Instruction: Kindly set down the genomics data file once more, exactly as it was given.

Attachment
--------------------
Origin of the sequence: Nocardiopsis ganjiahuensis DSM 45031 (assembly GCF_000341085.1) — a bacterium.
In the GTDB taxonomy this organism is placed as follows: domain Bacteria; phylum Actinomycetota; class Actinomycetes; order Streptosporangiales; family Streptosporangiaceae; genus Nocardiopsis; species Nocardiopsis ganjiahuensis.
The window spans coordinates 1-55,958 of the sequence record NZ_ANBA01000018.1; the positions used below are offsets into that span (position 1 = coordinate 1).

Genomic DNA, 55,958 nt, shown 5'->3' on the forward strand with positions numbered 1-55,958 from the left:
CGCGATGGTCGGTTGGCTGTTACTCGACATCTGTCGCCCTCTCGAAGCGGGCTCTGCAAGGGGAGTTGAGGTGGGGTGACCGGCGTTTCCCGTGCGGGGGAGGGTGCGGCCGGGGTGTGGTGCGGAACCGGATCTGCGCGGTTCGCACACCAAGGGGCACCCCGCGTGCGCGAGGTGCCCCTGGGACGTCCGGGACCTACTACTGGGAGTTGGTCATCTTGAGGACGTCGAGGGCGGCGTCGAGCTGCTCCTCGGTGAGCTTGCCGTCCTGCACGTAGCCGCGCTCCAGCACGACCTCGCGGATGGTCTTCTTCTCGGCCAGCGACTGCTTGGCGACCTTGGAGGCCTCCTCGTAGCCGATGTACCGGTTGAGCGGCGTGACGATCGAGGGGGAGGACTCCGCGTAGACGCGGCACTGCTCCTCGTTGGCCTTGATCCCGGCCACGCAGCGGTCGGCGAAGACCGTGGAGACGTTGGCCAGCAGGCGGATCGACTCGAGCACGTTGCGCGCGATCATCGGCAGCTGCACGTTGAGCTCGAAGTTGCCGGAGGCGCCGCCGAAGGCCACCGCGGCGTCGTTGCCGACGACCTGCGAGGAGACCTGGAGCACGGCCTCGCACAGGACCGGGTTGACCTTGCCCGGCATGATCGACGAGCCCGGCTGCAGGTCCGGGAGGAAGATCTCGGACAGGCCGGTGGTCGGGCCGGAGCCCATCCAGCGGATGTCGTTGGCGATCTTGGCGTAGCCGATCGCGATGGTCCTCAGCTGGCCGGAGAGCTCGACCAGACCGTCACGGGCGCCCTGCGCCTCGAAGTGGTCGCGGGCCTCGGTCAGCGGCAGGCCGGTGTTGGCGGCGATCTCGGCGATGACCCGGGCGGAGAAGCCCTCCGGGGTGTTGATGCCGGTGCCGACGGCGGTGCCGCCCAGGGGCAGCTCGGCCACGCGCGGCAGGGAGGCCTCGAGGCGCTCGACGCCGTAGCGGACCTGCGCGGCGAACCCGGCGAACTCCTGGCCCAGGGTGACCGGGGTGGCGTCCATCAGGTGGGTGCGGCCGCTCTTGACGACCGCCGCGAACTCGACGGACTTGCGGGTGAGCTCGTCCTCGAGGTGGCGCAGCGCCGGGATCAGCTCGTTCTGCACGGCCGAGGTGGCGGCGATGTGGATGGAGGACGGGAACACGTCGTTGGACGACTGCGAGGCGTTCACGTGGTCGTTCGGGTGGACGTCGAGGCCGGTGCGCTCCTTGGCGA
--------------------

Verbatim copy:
Origin of the sequence: Nocardiopsis ganjiahuensis DSM 45031 (assembly GCF_000341085.1) — a bacterium.
In the GTDB taxonomy this organism is placed as follows: domain Bacteria; phylum Actinomycetota; class Actinomycetes; order Streptosporangiales; family Streptosporangiaceae; genus Nocardiopsis; species Nocardiopsis ganjiahuensis.
The window spans coordinates 1-55,958 of the sequence record NZ_ANBA01000018.1; the positions used below are offsets into that span (position 1 = coordinate 1).

Genomic DNA, 55,958 nt, shown 5'->3' on the forward strand with positions numbered 1-55,958 from the left:
CGCGATGGTCGGTTGGCTGTTACTCGACATCTGTCGCCCTCTCGAAGCGGGCTCTGCAAGGGGAGTTGAGGTGGGGTGACCGGCGTTTCCCGTGCGGGGGAGGGTGCGGCCGGGGTGTGGTGCGGAACCGGATCTGCGCGGTTCGCACACCAAGGGGCACCCCGCGTGCGCGAGGTGCCCCTGGGACGTCCGGGACCTACTACTGGGAGTTGGTCATCTTGAGGACGTCGAGGGCGGCGTCGAGCTGCTCCTCGGTGAGCTTGCCGTCCTGCACGTAGCCGCGCTCCAGCACGACCTCGCGGATGGTCTTCTTCTCGGCCAGCGACTGCTTGGCGACCTTGGAGGCCTCCTCGTAGCCGATGTACCGGTTGAGCGGCGTGACGATCGAGGGGGAGGACTCCGCGTAGACGCGGCACTGCTCCTCGTTGGCCTTGATCCCGGCCACGCAGCGGTCGGCGAAGACCGTGGAGACGTTGGCCAGCAGGCGGATCGACTCGAGCACGTTGCGCGCGATCATCGGCAGCTGCACGTTGAGCTCGAAGTTGCCGGAGGCGCCGCCGAAGGCCACCGCGGCGTCGTTGCCGACGACCTGCGAGGAGACCTGGAGCACGGCCTCGCACAGGACCGGGTTGACCTTGCCCGGCATGATCGACGAGCCCGGCTGCAGGTCCGGGAGGAAGATCTCGGACAGGCCGGTGGTCGGGCCGGAGCCCATCCAGCGGATGTCGTTGGCGATCTTGGCGTAGCCGATCGCGATGGTCCTCAGCTGGCCGGAGAGCTCGACCAGACCGTCACGGGCGCCCTGCGCCTCGAAGTGGTCGCGGGCCTCGGTCAGCGGCAGGCCGGTGTTGGCGGCGATCTCGGCGATGACCCGGGCGGAGAAGCCCTCCGGGGTGTTGATGCCGGTGCCGACGGCGGTGCCGCCCAGGGGCAGCTCGGCCACGCGCGGCAGGGAGGCCTCGAGGCGCTCGACGCCGTAGCGGACCTGCGCGGCGAACCCGGCGAACTCCTGGCCCAGGGTGACCGGGGTGGCGTCCATCAGGTGGGTGCGGCCGCTCTTGACGACCGCCGCGAACTCGACGGACTTGCGGGTGAGCTCGTCCTCGAGGTGGCGCAGCGCCGGGATCAGCTCGTTCTGCACGGCCGAGGTGGCGGCGATGTGGATGGAGGACGGGAACACGTCGTTGGACGACTGCGAGGCGTTCACGTGGTCGTTCGGGTGGACGTCGAGGCCGGTGCGCTCCTTGGCGA